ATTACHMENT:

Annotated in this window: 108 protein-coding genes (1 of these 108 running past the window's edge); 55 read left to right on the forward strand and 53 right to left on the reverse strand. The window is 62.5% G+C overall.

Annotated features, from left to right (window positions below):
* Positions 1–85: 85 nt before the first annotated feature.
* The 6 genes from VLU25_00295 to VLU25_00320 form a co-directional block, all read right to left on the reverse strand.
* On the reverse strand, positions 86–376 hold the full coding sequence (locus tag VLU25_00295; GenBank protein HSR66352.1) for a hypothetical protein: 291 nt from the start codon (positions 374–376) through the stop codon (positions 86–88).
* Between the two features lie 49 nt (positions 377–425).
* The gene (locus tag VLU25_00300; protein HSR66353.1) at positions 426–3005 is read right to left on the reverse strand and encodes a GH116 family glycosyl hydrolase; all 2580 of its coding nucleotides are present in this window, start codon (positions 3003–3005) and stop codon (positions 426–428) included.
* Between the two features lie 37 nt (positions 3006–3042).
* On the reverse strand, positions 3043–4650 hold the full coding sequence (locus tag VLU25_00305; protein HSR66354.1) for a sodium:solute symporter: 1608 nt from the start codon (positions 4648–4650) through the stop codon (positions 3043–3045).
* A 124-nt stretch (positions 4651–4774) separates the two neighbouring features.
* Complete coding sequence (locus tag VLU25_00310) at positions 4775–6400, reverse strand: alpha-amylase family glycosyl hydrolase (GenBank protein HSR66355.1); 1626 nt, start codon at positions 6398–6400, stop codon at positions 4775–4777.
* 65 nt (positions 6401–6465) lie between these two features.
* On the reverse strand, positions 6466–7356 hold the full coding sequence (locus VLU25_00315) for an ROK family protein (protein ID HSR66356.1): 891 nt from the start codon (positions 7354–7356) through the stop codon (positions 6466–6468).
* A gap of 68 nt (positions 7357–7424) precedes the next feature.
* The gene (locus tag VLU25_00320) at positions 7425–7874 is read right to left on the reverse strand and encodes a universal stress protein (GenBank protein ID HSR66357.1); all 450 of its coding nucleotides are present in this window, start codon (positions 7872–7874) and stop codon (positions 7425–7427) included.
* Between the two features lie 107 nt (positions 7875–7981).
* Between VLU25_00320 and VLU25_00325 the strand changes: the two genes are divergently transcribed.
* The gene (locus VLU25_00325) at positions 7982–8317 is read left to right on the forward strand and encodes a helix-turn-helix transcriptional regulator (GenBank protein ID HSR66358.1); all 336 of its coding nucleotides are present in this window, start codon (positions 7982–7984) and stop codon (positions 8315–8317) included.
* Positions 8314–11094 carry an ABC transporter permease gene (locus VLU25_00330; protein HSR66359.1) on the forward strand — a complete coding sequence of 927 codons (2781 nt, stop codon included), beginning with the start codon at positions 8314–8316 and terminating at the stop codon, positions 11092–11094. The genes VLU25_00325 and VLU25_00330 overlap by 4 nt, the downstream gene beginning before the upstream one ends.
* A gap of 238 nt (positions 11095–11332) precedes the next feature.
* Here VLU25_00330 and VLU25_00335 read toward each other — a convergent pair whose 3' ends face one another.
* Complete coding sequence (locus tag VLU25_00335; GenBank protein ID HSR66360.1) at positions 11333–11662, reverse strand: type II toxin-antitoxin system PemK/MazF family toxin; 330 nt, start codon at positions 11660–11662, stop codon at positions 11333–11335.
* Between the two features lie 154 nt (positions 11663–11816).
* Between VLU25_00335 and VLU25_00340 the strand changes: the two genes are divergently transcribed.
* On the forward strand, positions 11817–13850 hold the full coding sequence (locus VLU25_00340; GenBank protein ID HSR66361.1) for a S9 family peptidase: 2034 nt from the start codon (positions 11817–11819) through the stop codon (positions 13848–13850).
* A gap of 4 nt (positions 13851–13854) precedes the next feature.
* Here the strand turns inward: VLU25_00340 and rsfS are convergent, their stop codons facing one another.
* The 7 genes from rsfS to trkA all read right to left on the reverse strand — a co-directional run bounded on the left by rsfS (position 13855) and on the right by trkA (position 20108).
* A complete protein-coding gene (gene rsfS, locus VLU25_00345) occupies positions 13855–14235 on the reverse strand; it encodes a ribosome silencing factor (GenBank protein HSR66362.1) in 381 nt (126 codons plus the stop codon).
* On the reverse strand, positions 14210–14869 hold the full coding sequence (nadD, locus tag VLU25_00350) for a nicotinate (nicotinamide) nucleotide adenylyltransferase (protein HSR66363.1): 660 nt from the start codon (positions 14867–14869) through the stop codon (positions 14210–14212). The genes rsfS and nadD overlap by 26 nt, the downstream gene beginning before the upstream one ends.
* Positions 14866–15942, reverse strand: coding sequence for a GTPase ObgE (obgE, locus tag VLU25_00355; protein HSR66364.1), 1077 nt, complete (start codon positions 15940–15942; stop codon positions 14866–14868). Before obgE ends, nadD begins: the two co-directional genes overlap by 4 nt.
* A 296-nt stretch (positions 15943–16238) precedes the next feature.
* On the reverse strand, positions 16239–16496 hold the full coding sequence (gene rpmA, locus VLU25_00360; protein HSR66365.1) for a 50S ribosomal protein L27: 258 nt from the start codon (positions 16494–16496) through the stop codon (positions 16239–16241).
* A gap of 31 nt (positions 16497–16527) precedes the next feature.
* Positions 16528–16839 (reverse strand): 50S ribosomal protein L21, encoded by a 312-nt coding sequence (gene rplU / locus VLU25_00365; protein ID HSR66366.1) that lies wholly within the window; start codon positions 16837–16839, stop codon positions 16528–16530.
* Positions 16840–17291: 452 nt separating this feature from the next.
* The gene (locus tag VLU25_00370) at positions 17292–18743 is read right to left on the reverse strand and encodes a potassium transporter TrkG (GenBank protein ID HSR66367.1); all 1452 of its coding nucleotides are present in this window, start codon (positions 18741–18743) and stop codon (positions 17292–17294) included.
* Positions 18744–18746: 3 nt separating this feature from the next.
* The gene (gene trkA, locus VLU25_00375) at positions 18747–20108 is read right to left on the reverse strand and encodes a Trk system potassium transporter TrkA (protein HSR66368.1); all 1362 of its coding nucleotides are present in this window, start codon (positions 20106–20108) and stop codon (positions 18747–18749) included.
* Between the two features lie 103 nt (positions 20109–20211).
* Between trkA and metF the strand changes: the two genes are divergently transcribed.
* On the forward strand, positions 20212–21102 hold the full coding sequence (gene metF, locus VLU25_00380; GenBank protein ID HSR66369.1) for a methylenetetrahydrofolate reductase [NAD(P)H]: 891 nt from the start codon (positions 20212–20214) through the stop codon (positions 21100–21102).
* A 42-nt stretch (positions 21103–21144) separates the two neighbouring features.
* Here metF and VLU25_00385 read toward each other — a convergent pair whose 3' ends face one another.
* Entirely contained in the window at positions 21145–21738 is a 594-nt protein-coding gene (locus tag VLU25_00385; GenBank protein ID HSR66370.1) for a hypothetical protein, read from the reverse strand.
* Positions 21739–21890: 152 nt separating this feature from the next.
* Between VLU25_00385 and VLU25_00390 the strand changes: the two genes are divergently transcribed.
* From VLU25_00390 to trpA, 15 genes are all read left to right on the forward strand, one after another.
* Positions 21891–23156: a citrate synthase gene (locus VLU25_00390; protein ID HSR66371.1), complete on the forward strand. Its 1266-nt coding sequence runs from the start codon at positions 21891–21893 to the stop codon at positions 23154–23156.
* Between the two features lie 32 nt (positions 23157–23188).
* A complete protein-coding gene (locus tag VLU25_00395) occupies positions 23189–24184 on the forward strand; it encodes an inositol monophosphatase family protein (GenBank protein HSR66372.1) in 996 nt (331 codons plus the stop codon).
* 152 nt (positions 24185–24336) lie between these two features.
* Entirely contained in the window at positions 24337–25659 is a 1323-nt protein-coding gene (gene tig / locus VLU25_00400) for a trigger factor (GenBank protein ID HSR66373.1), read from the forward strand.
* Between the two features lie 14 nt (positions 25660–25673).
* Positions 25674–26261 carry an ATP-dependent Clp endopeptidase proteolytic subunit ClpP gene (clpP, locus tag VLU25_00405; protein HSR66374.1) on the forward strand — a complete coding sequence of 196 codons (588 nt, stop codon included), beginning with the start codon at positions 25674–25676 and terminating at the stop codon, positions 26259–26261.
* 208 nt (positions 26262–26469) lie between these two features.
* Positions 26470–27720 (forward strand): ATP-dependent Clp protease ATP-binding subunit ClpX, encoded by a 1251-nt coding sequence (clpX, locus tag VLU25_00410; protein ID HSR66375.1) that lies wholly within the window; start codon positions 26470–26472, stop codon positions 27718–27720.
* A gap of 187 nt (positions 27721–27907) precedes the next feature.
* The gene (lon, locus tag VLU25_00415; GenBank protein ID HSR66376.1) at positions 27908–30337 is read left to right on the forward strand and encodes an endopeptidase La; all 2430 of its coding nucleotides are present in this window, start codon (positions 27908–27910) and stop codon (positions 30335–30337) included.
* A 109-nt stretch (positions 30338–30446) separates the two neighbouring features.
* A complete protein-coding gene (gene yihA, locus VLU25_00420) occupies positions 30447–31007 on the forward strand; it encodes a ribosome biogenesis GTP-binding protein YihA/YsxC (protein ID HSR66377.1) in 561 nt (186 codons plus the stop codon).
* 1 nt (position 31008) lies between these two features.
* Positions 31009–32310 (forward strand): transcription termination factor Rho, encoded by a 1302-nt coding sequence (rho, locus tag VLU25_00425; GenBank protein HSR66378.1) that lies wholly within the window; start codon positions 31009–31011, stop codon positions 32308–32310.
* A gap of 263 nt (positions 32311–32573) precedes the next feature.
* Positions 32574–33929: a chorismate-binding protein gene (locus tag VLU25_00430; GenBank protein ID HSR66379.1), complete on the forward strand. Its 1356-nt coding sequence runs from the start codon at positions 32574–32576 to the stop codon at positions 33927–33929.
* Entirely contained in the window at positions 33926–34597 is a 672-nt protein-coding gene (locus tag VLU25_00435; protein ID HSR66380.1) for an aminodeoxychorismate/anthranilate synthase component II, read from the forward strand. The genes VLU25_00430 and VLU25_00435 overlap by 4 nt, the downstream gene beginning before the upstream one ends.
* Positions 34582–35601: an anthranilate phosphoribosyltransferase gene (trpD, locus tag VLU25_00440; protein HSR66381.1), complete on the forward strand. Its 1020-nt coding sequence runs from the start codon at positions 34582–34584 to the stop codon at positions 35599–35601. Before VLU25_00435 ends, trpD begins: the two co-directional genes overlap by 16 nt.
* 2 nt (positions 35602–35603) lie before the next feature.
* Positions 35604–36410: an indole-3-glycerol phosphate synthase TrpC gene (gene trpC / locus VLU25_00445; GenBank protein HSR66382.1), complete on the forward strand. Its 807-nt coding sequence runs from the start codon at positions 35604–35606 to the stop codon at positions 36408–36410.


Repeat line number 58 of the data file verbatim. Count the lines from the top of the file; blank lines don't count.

* A gap of 187 nt (positions 27721–27907) precedes the next feature.